17/11/2014 10:26 GMT | Updated 17/01/2015 05:59 GMT

World Prematurity Day: Prevention Is the Only Way to Reduce the Toll of Premature Birth

Today marks the fourth World Prematurity Day. The need for all of us, including the UK, to sit up and pay attention is more important than ever. New research from the Lancet has shown that prematurity is the biggest cause of death in children under 5 across the world. This also holds true for the UK where premature births account for 39% of all deaths in children in this age group.

Over the last decade or so, here in the UK we've seen improvements in care which mean we're able to save babies who are born earlier and smaller than ever before. However, the number of babies being born prematurely and the rates of life-long health problems they can experience remain largely unchanged. In the UK, 1 in every 13 babies are born prematurely, and 1 in 5 babies born before 27 weeks will experience a lasting disability such as a sensory impairment or cerebral palsy. Few of the earliest babies will escape problems such as breathing difficulties, problems with their hearts or bowels or simply difficulty fighting off infections.

The key to saving more babies' lives and minimising the impact of premature birth lies in trying to prevent premature births from happening in the first place. Tommy's funds the largest pre-term surveillance clinic in the world and our approach is paying off with a reduction in the local pre-term birth rate from 9.2% of all births to 7.2%. If rolled out nationally, it's estimated 15% of all premature births could be prevented. Where premature birth can be predicted, but not prevented, the team are able to administer treatment to help strengthen the baby so that they have the best possible start.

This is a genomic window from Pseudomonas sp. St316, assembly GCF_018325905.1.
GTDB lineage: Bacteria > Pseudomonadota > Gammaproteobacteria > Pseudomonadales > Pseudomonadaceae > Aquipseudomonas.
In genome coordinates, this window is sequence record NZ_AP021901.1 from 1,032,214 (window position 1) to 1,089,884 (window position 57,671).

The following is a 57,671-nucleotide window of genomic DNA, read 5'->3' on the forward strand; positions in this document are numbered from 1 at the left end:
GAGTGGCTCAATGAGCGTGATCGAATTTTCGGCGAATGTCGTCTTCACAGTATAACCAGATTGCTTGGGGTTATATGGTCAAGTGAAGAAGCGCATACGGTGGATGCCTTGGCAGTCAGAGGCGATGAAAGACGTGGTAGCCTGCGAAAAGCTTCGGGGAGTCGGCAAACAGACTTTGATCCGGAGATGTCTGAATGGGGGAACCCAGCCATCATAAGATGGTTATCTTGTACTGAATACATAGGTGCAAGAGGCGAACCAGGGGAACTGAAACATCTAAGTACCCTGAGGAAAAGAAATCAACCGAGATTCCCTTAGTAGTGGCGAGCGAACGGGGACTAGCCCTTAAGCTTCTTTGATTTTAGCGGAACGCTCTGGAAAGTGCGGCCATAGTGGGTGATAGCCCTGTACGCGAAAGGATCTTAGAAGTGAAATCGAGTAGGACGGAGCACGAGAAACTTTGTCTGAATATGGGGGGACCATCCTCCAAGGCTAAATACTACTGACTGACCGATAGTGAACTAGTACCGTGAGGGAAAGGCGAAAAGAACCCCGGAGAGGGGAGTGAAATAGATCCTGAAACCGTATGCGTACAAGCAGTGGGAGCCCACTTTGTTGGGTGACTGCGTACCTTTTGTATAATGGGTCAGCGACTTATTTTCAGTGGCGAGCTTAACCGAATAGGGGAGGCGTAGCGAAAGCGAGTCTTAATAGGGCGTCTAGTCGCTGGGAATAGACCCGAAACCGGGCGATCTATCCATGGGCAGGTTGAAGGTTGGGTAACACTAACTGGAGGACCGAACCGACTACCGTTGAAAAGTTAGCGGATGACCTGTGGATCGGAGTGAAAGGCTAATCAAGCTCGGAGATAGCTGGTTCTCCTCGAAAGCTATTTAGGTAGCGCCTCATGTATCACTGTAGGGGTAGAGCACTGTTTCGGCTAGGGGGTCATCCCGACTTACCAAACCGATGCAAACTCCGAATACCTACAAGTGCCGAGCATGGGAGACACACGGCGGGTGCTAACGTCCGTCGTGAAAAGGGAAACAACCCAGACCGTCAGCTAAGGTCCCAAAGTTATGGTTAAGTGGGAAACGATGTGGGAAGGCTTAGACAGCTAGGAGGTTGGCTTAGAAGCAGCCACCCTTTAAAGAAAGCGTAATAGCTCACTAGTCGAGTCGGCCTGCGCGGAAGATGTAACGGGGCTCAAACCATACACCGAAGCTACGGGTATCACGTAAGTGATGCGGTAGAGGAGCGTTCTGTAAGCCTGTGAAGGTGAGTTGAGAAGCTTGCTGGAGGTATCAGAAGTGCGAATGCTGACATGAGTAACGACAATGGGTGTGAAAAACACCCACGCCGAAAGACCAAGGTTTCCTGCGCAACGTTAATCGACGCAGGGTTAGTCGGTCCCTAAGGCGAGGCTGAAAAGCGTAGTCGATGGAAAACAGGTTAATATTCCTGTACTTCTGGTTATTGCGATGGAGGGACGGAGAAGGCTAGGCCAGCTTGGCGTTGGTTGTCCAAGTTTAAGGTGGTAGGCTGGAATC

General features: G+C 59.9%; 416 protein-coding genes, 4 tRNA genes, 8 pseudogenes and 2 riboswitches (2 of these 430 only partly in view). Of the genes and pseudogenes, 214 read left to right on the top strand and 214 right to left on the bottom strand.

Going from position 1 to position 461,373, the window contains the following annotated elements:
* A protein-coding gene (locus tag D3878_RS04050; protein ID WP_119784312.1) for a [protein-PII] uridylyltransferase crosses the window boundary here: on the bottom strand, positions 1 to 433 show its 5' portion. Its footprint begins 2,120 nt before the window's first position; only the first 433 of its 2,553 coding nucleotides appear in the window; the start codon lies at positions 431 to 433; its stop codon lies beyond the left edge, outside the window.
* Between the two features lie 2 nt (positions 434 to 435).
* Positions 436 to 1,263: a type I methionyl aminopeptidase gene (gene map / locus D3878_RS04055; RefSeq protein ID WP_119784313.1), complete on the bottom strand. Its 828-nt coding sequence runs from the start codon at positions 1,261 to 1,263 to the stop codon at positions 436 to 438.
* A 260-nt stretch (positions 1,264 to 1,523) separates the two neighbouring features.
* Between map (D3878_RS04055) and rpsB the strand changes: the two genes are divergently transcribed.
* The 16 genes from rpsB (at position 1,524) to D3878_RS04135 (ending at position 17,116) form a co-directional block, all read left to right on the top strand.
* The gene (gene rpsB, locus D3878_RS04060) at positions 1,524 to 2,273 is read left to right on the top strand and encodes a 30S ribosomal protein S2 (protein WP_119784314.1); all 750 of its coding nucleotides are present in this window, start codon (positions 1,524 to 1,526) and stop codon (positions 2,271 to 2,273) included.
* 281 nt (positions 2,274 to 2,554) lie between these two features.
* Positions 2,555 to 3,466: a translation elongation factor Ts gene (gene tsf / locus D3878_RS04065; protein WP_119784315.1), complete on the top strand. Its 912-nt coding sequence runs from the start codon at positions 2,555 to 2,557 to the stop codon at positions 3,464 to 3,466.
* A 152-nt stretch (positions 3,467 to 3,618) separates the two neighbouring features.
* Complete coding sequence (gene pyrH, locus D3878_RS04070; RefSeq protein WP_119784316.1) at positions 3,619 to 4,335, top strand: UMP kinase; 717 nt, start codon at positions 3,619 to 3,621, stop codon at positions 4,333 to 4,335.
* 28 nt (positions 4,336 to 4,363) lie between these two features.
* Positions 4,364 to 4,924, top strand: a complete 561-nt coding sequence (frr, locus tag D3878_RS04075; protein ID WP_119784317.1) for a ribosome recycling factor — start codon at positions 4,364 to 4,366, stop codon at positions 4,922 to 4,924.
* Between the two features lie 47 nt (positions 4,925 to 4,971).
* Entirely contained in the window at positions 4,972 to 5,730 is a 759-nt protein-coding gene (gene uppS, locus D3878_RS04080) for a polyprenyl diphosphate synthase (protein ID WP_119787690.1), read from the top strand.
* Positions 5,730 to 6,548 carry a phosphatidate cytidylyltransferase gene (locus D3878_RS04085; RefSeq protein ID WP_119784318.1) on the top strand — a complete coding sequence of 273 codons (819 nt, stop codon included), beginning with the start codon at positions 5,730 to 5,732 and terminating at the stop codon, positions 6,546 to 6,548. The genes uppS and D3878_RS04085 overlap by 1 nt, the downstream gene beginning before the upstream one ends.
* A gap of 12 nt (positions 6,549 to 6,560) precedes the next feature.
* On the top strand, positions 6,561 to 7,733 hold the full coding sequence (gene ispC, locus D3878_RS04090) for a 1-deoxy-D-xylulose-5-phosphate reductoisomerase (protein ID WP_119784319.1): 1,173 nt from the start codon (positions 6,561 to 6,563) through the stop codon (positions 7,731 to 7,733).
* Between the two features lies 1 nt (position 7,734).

But we also want to be able to help parents here and now. Prematurity often comes with few warning signs and mums and dads can be unprepared. Some may not have started attending their antenatal classes or even begun thinking about the birth. Uncertainty about their baby's health and seeing them linked to wires and machines can be an incredibly frightening and scary experience.

It's important these parents have readily available information and advice at their fingertips. That's why we have created the UK's first ever prematurity app, My Premature Baby. It's got all the health information from our printed guide Having a Premature Baby included and allows parents to track their babies' growth and development, keep diaries, share their babies' progress and find other parents who have been on the same prematurity journey.

By spotting babies at risk of coming early, we can work to give them the best chance of being born healthy. When this can't happen, we need to be supporting their parents and our new app is one way of ensuring this.